Recently, Case Foundation CEO Jean Case published a very insightful blog post as part of Medium’s “You Tell Me” conversation series. Her piece addressed the venture capital industry’s lack of diversity and also announced the launch of the #FacesofFounders initiative — which is designed to give voice to entrepreneurs of different races, places and gender.

Jean’s post jumped out at me immediately, because it illustrated an essential, and often under-emphasized, point about diversifying the venture capital ecosystem — it really is good for everybody!

Whenever we talk about this issue, it’s important to remember that overlooking entire segments of society doesn’t just hurt women entrepreneurs or minority entrepreneurs or Midwestern entrepreneurs. It hurts the entire venture capital economy because it’s leaving so much potential innovation on the table. Likewise, initiatives that help lead to a more diverse mix of people and perspectives don’t just help those groups — they make the entire venture space more competitive and more innovative.

Here a few additional thoughts I took away from Jean’s excellent piece:

Sameness is the Enemy of Innovation
According to Jean’s post, only 10 percent of venture-backed companies had a female founder; only 1 percent had an African American founder and 78 percent of all venture capital went to either California, New York or Massachusetts. Any industry that is this dominated by one race, place or gender is going to be susceptible to sameness. And nothing stifles innovative thinking quite like rooms full of people who are all thinking the same thing.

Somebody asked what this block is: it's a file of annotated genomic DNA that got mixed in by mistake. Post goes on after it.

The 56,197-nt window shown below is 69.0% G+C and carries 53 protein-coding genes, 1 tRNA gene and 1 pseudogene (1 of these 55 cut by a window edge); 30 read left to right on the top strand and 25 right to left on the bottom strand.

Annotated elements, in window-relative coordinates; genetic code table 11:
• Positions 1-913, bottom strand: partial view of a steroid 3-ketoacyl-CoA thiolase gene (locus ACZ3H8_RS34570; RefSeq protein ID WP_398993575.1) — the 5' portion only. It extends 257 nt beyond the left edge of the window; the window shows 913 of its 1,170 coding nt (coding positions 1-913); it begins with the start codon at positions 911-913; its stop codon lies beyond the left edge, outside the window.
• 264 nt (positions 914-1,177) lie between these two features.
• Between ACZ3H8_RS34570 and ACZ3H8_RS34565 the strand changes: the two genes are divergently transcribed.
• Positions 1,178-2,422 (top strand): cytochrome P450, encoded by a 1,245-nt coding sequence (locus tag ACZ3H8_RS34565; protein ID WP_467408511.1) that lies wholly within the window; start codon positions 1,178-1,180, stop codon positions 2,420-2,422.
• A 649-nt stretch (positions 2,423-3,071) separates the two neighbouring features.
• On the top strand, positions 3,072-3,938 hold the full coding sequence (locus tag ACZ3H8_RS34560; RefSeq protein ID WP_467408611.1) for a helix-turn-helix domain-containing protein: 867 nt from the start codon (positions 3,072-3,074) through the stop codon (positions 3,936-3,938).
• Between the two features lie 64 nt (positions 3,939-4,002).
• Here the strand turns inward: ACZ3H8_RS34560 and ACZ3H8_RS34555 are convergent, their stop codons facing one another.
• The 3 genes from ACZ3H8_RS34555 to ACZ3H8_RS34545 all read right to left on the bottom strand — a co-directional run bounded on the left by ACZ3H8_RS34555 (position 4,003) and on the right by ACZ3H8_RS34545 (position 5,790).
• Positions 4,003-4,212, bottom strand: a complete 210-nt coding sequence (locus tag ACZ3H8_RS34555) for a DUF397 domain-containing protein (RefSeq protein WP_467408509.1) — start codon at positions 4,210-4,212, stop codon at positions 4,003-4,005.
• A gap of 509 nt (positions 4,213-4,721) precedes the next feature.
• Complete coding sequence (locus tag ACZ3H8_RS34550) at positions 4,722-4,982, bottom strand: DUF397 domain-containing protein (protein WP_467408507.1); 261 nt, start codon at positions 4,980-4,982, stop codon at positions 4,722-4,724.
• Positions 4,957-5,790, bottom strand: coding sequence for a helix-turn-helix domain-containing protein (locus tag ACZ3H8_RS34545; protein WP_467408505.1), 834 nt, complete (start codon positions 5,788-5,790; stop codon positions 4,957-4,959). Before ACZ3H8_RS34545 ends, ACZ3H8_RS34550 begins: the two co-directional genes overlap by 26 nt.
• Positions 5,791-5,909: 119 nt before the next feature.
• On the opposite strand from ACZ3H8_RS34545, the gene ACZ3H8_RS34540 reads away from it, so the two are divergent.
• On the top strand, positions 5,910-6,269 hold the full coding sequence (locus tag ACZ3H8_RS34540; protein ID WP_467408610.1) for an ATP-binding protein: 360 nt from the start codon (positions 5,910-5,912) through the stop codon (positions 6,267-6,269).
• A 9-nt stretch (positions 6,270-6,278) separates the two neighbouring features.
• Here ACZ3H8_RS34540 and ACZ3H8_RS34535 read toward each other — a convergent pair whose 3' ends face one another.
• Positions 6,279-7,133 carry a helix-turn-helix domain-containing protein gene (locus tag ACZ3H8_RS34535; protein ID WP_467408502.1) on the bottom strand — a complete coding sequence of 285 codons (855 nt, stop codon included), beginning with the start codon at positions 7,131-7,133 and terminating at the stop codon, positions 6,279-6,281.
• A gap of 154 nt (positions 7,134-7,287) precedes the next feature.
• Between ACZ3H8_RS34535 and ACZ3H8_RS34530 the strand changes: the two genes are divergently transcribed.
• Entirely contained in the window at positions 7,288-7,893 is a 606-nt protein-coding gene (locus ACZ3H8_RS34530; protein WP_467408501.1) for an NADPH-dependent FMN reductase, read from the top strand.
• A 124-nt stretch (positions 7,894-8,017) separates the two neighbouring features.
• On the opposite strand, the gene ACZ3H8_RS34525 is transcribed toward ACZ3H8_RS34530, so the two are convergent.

The Numbers Don’t Lie
If you need proof that diversity can impact the bottom line, there is plenty to choose from. After all, women represent the fastest-growing group of entrepreneurs in America and their firms grow 1.5x faster than average. Meanwhile, as Jean pointed out, African American businesses are growing at a 34 percent clip while non-minority firms are going the opposite direction, and the number of Hispanic entrepreneurs is skyrocketing.

Unconscious Bias is Tricky
Human beings seem almost hard-wired to seek out others that look, act and think like they do. Most of the time we barely notice, but this unconscious bias can grow to cloud our decision making unless we train ourselves to recognize it and actively step outside of our comfort zones to overcome it. There is no shame in admitting this — in fact, it’s the key to finding a better path forward.

Every Step Matters
At JumpStart, we operate a $10M Focus Fund, dedicated specifically to backing female/minority tech entrepreneurs. This fund, which the Case Foundation has helped support, is just a drop in a very large bucket. But like the foundation’s own #FacesofFounders initiative, it sends a powerful and deliberate message to diverse entrepreneurs that we see them, value them and want them to be a part of our future. No one organization can hope to solve our diversity issues alone, but work that inspires others to see the value — including the financial value — of thinking more inclusively is incredibly important.

Our Problems are Solvable
There are plenty of disappointing statistics and survey results that might lead you to believe the current lack of diversity in the venture capital world is somehow the natural order of things — that it won’t, or can’t change. But this would fly in the face of the very ethos of the entrepreneur, who sees problems and immediately asks, “how can I solve that problem and make money in the process.”

Intel Capital’s Diversity Fund, UBS Group’s recently announced $110M fund for Women-led firms — these are just a few of the bright neon signs signaling that our industry is starting to see the massive economic opportunity here.

And if there is one thing the venture capital ecosystem understands — it’s how to make the most of a good opportunity.

Cathy Belk
Cathy Belk works across all areas of the organization to help achieve JumpStart’s core mission. Alongside the CEO and other senior leaders, she helps to manage JumpStart’s relationships with collaborators, funders and other community partners.